Note: You might notice that you mark the labels with an exclamation point at the end. This makes the labels “implicitly unwrapped optionals”. This makes the compiler automatically unwrap the optionals before you access them, so you can treat them as-if they weren’t optional variables (even though they are).

It’s OK to do that in this case because you’re sure you’ll be setting these to the views you created in your storyboard so they won’t be nil.

Similarly, you’d like a method to be called when the button is pressed. So add the following method to the ViewController class:

@IBAction func buttonPressed()  {
  NSLog("Button Pressed")

Just like with @IBOutlet, @IBAction makes the storyboard editor aware of this method, so you can link the button tap event to it.

Let’s try hooking up these properties and method! Open up Main.storyboard, and check out the Document Outline. What you need to do to connect the labels is CTRL-drag from View Controller in the Document Outline to the Time label up top.


A small black box will pop up listing the Outlets. Select the one called timerLabel. This is the UILabel object that you created in the ViewController.swift file.

Screen Shot 2014-07-15 at 10.04.17 PM

Now repeat this for the score label, but hook it up to scoreLabel instead.

To connect the button to the method buttonPressed(), you have to go in the opposite direction. CTRL-drag from the button in the Storyboard to View Controller in the Document Outline.


Then, select buttonPressed().

Screen Shot 2014-07-16 at 8.33.03 PM

Now, try running the app and pressing the button a few times. Due to the NSLog statement that you used in the buttonPressed() method, the console at the bottom of the screen that you have used in previous projects should have an output every time you click the button.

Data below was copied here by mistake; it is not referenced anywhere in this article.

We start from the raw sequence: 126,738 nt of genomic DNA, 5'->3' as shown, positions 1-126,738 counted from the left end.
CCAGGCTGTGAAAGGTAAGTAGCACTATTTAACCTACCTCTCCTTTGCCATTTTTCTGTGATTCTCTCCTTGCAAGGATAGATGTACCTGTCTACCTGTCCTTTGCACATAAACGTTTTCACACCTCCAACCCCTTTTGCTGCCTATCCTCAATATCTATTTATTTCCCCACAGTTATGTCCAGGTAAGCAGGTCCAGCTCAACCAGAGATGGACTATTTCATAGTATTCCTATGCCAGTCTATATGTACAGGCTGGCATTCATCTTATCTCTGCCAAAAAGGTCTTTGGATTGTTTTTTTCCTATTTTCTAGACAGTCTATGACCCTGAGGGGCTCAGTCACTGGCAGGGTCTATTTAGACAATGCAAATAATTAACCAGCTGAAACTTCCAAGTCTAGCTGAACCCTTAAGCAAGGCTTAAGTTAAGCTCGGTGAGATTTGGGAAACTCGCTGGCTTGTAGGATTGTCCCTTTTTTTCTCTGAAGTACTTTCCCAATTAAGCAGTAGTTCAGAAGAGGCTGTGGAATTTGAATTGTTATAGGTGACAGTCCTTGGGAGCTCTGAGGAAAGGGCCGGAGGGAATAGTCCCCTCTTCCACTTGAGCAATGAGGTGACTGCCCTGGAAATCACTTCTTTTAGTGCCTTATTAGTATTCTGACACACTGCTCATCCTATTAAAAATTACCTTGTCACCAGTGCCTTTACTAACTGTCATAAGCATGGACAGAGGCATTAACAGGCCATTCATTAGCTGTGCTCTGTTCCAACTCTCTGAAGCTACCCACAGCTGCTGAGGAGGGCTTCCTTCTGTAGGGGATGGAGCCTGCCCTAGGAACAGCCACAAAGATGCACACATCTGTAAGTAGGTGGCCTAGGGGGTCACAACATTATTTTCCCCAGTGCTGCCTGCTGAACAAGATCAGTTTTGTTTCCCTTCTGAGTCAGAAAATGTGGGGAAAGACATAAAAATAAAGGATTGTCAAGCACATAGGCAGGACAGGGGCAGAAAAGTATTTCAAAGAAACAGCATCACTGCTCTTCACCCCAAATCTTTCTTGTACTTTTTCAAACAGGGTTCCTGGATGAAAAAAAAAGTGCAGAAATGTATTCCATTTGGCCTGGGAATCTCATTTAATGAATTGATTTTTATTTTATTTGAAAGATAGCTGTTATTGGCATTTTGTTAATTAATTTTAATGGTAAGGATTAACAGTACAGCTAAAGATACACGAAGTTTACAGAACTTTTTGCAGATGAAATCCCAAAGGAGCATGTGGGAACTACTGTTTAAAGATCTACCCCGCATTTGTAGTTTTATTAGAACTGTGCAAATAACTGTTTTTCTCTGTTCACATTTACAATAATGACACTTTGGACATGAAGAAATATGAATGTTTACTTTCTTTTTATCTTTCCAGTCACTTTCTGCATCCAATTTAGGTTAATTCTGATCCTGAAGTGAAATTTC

Manipulating Labels

The real purpose of the button will not be to output a statement to the console, but to change what the core label says to add a point to it each time it is pressed. First, you should learn how to manipulate the text in a label.

Good news – it’s easy! Replace the body of buttonPressed() with the following code.

scoreLabel.text = "Pressed"

Now, when you run your app and press the button, the text at the bottom of the screen should change to say “Pressed”.

In order to use this skill to make scoreLabel keep track of the score, you will need to do a bit more work.

Keep Track of the Score

To keep track of the score, you first need to create a variable to do so. Up near the top of the class body, underneath the two @IBOutlet declarations, create a property called count to keep track of the score.

var count = 0

The next step is to insert a line of code to increment count into the top of buttonPressed():


This line is the shortcut for saying:

count = count + 1

Now, change the line that sets the text of scoreLabel to:

scoreLabel.text = "Score \n\(count)"

Run your app and test it out again. When you click the button, the label at the bottom of the screen will keep track of your score. Your app is getting closer and closer to becoming a playable game!

Working with the Timer

To get the timer to work correctly for this app, you will need to create two new properties. One of these variables should be an int that keeps track of the seconds and a NSTimer variable to count down.

Add these declarations right underneath the declaration for count.

var seconds = 0
var timer = NSTimer()

In order to use these variables, you will need to create two methods. The first will be called setupGame(). Write the following method at the bottom of your class body.